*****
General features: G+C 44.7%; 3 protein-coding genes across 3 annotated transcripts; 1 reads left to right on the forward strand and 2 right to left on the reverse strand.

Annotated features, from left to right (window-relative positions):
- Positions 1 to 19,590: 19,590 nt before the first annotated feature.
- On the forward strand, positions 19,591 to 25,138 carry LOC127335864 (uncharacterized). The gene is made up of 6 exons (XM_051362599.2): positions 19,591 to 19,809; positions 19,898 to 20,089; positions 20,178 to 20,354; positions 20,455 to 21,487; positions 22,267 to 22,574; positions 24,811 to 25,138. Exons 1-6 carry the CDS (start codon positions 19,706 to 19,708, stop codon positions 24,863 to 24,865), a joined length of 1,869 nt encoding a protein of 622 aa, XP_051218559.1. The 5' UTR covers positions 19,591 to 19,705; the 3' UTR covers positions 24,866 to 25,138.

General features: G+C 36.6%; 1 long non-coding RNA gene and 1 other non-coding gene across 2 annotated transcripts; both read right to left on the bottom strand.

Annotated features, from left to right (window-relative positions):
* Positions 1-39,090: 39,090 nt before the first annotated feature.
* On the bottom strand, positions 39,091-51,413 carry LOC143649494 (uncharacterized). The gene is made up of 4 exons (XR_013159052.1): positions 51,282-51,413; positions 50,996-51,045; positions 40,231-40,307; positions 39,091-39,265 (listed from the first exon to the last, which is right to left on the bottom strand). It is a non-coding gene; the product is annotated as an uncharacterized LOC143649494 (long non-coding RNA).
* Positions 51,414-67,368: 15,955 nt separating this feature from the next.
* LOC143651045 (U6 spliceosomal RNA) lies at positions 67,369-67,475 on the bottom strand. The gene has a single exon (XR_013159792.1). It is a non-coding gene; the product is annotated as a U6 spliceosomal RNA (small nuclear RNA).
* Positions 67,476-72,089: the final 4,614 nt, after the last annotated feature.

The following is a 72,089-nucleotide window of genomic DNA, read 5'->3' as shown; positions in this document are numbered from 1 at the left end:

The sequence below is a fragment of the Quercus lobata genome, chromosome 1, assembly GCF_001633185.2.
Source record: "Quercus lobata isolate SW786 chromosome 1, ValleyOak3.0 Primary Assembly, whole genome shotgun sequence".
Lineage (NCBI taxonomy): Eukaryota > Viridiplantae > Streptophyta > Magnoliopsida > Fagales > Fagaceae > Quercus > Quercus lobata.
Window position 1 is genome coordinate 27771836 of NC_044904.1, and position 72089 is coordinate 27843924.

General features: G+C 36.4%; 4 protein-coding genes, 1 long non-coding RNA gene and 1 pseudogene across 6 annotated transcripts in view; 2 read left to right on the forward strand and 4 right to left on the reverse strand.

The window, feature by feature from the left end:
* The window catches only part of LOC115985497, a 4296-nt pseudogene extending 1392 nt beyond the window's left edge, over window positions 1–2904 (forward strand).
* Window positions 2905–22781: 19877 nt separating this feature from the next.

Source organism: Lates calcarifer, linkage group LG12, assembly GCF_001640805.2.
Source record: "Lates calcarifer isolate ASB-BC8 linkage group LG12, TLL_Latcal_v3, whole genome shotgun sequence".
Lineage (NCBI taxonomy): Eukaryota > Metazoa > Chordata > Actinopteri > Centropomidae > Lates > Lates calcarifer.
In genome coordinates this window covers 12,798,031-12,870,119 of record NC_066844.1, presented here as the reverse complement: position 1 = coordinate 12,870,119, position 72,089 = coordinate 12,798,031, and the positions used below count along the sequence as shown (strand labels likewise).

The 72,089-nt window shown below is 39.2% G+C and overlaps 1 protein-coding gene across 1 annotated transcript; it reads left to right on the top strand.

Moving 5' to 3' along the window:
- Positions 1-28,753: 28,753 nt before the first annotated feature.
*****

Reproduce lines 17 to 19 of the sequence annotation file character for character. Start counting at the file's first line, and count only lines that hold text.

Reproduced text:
General features: G+C 36.4%; 4 protein-coding genes, 1 long non-coding RNA gene and 1 pseudogene across 6 annotated transcripts in view; 2 read left to right on the forward strand and 4 right to left on the reverse strand.

The window, feature by feature from the left end:
* The window catches only part of LOC115985497, a 4296-nt pseudogene extending 1392 nt beyond the window's left edge, over window positions 1–2904 (forward strand).